2. Mortgage and Interest: If you take the purchase price and subtract the down payment, you get your mortgage balance. Most mortgages are paid over a 30 year period (some less). For example, if you bought a $500,000 home and put $50,000 down, you are left with a mortgage of $450,000. If you finance that mortgage over 30 years at 3%, your monthly payment would be $1,897. Things like your credit score and debt-to-income ratio will impact your mortgage interest rate.

3. Property Taxes: Property taxes vary a lot from state to state. In some of the more expensive states (like New Jersey and Connecticut), you might be paying 2% to 3% of the home's value in taxes. In our example, this would range from $10,000 to $15,000 per year. Unlike your mortgage payment, taxes may increase over time.

4. Homeowner's Insurance: Again, insurance will vary from state to state and with the value of your home. Let’s assume homeowner's insurance for our example would be around $2,500/year (0.5% of the home's value).

5. Private Mortgage Insurance (PMI): In most cases, you will be required to pay private mortgage insurance until you reach 20% equity in your home. This cost is linked to the value of your mortgage and typically ranges from around 0.25% to 1.5% of that mortgage (driven by credit score and the likelihood you will default on the loan).

6. Closing Costs: While the seller of a home typically covers the costs of both realtors in a transaction, the purchaser will still have a number of closing costs. These costs may include things like an appraisal, an escrow deposit, home inspection, mortgage origination fee, and the list goes on. Closing costs can range from 2% to 5%, or more, of a mortgage. Be sure to do your homework on mortgage brokers and do your best to drive down these costs.

7. Miscellaneous Costs: And finally, you have a handful of miscellaneous costs. Things like repairs, furnishing, and moving expenses can add up quickly.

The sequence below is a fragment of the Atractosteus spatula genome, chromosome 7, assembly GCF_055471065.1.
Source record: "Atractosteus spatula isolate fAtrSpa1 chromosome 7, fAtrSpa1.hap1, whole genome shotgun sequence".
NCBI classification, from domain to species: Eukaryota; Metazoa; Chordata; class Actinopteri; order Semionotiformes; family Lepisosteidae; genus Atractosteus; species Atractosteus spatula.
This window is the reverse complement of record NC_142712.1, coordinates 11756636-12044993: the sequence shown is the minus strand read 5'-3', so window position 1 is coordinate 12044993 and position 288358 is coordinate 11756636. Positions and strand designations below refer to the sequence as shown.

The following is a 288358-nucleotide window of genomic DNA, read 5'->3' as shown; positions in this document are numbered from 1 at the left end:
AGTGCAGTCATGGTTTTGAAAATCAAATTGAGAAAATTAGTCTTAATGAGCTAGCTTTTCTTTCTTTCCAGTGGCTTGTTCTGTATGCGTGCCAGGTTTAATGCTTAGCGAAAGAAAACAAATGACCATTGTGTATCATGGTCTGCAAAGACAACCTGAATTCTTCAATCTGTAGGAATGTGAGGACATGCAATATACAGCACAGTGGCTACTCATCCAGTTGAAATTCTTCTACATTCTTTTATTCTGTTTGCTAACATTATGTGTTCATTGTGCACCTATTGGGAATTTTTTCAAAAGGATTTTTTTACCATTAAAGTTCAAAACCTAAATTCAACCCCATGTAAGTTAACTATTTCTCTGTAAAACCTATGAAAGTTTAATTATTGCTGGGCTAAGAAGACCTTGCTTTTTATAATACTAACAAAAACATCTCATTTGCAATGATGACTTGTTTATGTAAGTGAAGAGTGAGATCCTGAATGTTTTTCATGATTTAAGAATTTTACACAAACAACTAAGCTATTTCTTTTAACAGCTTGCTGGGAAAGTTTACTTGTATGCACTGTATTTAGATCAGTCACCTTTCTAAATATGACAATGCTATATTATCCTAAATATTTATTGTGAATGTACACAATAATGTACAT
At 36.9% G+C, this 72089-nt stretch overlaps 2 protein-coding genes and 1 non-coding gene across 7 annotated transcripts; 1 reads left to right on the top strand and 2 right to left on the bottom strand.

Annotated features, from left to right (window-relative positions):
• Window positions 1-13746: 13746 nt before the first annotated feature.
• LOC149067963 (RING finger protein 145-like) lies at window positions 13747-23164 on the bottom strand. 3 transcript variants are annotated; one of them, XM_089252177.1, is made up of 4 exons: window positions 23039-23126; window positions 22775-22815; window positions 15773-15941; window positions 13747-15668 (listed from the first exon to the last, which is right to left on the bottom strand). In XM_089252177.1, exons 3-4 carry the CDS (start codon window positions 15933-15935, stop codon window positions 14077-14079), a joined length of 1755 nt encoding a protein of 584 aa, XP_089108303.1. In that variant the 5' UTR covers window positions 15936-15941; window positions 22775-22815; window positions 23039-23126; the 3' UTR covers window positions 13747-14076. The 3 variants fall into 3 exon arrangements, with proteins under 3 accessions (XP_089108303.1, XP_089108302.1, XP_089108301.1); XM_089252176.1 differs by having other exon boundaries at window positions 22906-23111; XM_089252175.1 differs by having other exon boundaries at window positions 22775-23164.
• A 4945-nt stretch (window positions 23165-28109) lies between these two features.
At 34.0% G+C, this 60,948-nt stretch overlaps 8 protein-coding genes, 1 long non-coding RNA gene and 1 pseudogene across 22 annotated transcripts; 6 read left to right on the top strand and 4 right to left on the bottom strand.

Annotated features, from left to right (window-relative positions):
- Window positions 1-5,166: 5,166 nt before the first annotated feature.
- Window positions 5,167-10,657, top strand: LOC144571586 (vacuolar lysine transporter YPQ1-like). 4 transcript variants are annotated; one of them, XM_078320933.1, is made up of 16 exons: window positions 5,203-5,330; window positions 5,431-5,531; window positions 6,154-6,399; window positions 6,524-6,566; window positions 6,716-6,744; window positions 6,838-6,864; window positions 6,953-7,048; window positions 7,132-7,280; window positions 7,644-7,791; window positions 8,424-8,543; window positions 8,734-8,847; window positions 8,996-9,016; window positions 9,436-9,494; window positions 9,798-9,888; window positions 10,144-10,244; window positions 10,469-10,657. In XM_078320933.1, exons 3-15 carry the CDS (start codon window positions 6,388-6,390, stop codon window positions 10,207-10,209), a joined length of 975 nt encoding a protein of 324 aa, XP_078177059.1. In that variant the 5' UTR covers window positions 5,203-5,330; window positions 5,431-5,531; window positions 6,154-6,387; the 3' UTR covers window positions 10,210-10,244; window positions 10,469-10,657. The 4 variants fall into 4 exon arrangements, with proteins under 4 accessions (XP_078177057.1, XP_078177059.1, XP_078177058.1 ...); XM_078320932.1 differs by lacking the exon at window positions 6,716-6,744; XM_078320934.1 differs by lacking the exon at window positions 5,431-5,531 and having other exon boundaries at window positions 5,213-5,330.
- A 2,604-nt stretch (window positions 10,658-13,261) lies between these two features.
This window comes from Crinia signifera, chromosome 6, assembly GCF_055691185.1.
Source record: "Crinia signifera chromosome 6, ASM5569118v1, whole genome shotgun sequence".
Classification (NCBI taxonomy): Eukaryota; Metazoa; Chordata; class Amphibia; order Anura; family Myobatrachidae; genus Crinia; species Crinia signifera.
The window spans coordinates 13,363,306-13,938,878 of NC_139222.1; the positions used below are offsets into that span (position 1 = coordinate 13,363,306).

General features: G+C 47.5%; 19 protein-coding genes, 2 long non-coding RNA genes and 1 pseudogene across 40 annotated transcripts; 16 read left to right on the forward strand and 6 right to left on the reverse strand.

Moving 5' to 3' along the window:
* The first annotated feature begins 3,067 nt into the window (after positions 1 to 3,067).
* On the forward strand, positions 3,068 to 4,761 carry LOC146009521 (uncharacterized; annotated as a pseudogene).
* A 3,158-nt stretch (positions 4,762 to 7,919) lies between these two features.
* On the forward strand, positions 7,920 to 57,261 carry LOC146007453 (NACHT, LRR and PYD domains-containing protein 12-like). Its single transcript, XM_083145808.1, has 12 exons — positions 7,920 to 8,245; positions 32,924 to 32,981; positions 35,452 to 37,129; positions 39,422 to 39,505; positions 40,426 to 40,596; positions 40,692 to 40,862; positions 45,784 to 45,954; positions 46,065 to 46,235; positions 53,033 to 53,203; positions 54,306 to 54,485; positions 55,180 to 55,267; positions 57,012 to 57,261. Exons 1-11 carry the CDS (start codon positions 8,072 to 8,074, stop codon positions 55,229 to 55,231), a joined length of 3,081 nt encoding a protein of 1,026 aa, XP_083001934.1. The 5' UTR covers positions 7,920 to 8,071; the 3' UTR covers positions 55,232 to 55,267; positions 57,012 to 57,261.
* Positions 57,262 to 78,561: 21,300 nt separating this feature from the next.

Should You Buy a Home?

As you can see, the costs of home ownership can add up in a hurry. A lot of the time, these costs tend to snowball.

In our example, if you put 10% down instead of 20%, you now have a larger mortgage balance (thus paying more in interest over time), you are required to pay PMI, and your closing costs go up. Alternatively, a 20% down payment would result in a smaller mortgage balance, no PMI, and lower closing costs.

You are probably now asking yourself, "should I buy a home?" Like any good question, the answer is, it depends. Consider these final thoughts when making your decision.

1. How much money do you have for a down payment and upfront costs?

2. How long do you plan on staying in this home?

3. When you leave this home, do you plan on selling it or renting it out?

4. Considering all the expenses listed above, what can you afford from month to month?

5. After the purchase, how much money will you have available for unexpected expenses and other investments (i.e. retirement or college savings for your children)?

Buying a home is a complicated process. Sometimes it may be best to consult with a financial professional and allow them to help you evaluate your first home purchase. A good financial planner will look at your entire financial situation and provide you with detailed recommendations related to the topics discussed in this article.

Taylor Venanzi, CFP provides advisory services through Activate Wealth, LLC, a registered investment adviser providing advisory services in Pennsylvania and in other jurisdictions where exempted. All written content by Taylor Venanzi, CFP on this site is for information purposes only and shall not be directly or indirectly interpreted as a solicitation of investment advisory services.